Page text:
Abs workouts don’t just belong to athletes or those under 30. Seniors are one of the most important groups to do core strengthening exercises. This is because targeting your midsection with exercises that shape and strengthen is crucial for staying active and healthy.
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These are the 8 best core exercises for seniors
These are the best core exercises for seniors. These exercises should be done daily in order to maintain a strong core. You’ll be able to get a great core workout in just 10 minutes if you do each rep for 5-10 reps per side.
- Seated Forward Roll Ups
Performing seated forward rollups builds great functional core strength.
Here’s how you can do a forward seated roll-up.
Place your feet on the ground, your legs straightened, and your feet in front of you. Spread your arms out in front of yourself. Maintain a straight posture.
Start by bringing your chin up to your chest. Inhale and roll your entire body up, keeping your abs engaged. Reach towards your toes.
Inhale and begin to roll back to the original position one vertebra at time, until you are unable to reach further.
Continue moving slowly. Do not use momentum. Instead, lift your abdomens and lower.
- Side Bends for the Seated
With your knees bent, place your feet flat on the floor. Your right arm should be bent so that your right hand touches the right side. Your left arm should hang from your side. Maintain a straight posture.
Inhale. Inhale. Bend your left arm towards the floor as you exhale. To feel a stretch in your right side, keep your chest open while you pull your right elbow back.
Inhale to get back to your starting position. Repeat.
Muscle groups targeted: Internal and external Oblique Abdominal Muscles
- Leg Lifts for the Seated
Place your back on a chair. Place your left leg straight out in front of your right leg. You should keep your posture straight and not slouch or lean back on the chair.
To raise your right leg, engage your core. Your leg should be lifted as high as possible without your back slipping. Keep your foot on the ground for a moment.
Abdominal Muscles Targeted – Rectus Abdominis and Transverse Abdominis. Internal and External Obliques
- Taps for the Legs
Place your feet flat on the floor and bend your knees in a chair. Maintain a straight posture and don’t slump or lean back.
For support, hold onto the seat’s bottom. Engage your abdominals, and then extend both legs in front of yourself. Tap the floor with both feet.
You can reset by putting your legs under the chair and allowing your feet to touch the ground. You can then go back to step 1.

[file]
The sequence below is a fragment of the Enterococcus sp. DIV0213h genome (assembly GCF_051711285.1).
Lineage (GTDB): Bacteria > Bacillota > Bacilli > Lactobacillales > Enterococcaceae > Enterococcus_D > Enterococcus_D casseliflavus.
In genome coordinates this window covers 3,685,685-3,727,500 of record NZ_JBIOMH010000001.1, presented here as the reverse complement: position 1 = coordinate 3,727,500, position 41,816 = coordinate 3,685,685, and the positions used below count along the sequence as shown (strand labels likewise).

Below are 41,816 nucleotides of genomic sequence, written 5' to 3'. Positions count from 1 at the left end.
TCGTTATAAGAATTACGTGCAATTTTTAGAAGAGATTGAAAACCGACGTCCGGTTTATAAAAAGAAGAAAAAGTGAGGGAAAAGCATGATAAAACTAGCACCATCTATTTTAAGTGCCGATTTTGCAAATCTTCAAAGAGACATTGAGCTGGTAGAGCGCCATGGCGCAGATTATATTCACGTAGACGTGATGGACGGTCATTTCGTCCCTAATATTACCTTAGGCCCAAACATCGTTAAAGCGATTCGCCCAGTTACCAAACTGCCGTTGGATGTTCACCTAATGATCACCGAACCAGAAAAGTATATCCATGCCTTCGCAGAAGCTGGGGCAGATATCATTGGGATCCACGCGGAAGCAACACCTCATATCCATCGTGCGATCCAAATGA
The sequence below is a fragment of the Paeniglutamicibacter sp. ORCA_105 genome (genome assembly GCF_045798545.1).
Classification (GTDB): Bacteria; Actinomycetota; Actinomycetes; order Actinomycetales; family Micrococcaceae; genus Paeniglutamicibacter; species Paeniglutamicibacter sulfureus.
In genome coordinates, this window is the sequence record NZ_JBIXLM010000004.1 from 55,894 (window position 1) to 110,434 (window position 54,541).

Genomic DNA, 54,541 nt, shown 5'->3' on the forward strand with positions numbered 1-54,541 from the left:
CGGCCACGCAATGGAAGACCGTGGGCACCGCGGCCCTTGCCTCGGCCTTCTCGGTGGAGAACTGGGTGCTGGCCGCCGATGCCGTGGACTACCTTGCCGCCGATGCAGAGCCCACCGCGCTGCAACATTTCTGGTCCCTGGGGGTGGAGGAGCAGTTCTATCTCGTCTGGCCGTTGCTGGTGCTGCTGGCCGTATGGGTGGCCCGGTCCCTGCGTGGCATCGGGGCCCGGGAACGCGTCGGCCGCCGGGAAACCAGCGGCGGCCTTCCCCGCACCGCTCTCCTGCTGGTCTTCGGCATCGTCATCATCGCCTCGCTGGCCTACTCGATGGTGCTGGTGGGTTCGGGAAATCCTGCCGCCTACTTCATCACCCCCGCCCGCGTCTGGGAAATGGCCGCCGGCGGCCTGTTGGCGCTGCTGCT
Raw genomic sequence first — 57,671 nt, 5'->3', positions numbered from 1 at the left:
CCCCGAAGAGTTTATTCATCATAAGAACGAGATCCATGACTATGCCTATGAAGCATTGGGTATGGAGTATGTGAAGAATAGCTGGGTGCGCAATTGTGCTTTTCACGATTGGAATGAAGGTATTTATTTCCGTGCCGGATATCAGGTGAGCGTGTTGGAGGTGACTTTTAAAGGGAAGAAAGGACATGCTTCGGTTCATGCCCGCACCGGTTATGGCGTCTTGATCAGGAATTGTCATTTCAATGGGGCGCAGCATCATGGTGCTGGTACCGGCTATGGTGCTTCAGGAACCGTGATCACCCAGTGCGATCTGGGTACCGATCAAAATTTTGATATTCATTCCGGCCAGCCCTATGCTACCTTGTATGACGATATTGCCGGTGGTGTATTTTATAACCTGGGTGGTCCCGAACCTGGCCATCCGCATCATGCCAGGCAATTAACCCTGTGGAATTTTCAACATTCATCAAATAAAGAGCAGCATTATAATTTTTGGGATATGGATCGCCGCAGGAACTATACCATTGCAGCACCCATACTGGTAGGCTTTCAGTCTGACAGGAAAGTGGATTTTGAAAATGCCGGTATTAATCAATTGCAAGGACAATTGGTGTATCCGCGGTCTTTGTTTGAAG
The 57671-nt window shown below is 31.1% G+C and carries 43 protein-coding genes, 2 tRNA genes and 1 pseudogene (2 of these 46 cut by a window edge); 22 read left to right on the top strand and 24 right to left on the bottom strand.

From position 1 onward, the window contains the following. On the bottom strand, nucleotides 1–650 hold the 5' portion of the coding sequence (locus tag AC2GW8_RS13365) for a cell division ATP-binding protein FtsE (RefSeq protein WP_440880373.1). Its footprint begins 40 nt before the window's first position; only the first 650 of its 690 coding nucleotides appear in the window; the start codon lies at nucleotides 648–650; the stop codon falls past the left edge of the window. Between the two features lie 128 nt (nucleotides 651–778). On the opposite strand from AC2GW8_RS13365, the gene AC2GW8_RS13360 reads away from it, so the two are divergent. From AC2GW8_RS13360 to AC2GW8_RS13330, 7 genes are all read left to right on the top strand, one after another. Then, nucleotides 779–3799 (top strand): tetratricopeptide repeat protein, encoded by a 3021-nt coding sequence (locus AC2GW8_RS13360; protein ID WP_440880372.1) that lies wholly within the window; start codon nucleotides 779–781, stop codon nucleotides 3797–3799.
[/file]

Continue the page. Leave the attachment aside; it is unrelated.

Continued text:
- Half-Roll-Backs for Seated
Place your feet flat on the floor and bend your knees in a chair. To create a circle, lift your arms up in front of you chest. Maintain a straight posture.
Keep your feet flat on the ground and your arms in a circular motion in front of you. Now, start to turn your back. Begin to scoop your abdomens as you round your back.
Engage your abs and stop moving if you are unable to go further. Slowly, you will return to the original position.
- Forearm planks
Place your face down on the floor, with your forearms touching the ground. Place your elbows directly below your shoulders, and place your hands flat on the floor, elbow-width apart.
To prepare, engage your core. Press down on your forearms to lift your body off of the floor. Your forearms will support your toes.
Your body should be straight from your head to your feet. To keep your hips from falling toward the ground, pull your navel in towards your spine.
If you are more advanced, hold for 30 seconds.
Place your hands on your stomach and extend your legs. Spread your arms out overhead. Your abdominals should be lifted off the ground. Then, pull your shoulders away from your ears.
To lift your arms and legs off the ground, engage your back muscles, glutes, and abs. Keep your eyes on the floor.
Return to the original position by using control.
- Glute Bridges
Place your feet on the ground, with your hips apart.
Engage your abs, and squeeze your glutes for a lift to your hips like a bridge.
Hold for a moment and then return your glutes to floor with control.
Core Strength Benefits for Older Adults
There are a few key benefits to core exercises for seniors:
Lowers back pain and improves posture
Your core muscles keep you upright, no matter how you move or sit still. We tend to slouch when these muscles are weak. This can cause back discomfort and pain.
Your core strength can be improved to keep your trunk straight and minimize slouching, which will help reduce back pain.
All-day Activities Assisted
Core abdominal strength makes it easier to perform daily tasks that many of us take as a given, such as walking up and down, tieing our shoes and getting out of bed each morning. Core strength is essential for sports like golf, running 5Ks, or swimming laps.
Increases balance and coordination
Your core abdominal muscles are responsible for keeping you stable when standing, sitting, or walking. These muscles will be stronger and more able to perform this vital job. This allows you to keep balance and coordination in all situations.
Summery Core Exercises for Seniors
It is a fact that exercise and daily living become more difficult with age. You need to be in good physical condition if you want your running and tennis habits to continue, as well as the ability to play with your grandkids. A weak core can hinder your ability to do these activities. It is possible to incorporate core strengthening exercises for seniors in your weekly routine.